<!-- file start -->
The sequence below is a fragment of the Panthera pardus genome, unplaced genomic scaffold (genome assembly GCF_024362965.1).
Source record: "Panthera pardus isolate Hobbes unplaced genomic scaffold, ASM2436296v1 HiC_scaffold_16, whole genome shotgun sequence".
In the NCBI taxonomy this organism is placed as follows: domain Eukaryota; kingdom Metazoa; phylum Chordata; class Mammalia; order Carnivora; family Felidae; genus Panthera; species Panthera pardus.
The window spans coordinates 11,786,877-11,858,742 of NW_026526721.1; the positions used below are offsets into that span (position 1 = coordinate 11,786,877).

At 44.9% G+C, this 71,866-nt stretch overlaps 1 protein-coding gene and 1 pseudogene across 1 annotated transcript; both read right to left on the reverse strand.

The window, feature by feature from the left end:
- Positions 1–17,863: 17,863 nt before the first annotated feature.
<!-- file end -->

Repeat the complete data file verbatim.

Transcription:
The sequence below is a fragment of the Panthera pardus genome, unplaced genomic scaffold (genome assembly GCF_024362965.1).
Source record: "Panthera pardus isolate Hobbes unplaced genomic scaffold, ASM2436296v1 HiC_scaffold_16, whole genome shotgun sequence".
In the NCBI taxonomy this organism is placed as follows: domain Eukaryota; kingdom Metazoa; phylum Chordata; class Mammalia; order Carnivora; family Felidae; genus Panthera; species Panthera pardus.
The window spans coordinates 11,786,877-11,858,742 of NW_026526721.1; the positions used below are offsets into that span (position 1 = coordinate 11,786,877).

At 44.9% G+C, this 71,866-nt stretch overlaps 1 protein-coding gene and 1 pseudogene across 1 annotated transcript; both read right to left on the reverse strand.

The window, feature by feature from the left end:
- Positions 1–17,863: 17,863 nt before the first annotated feature.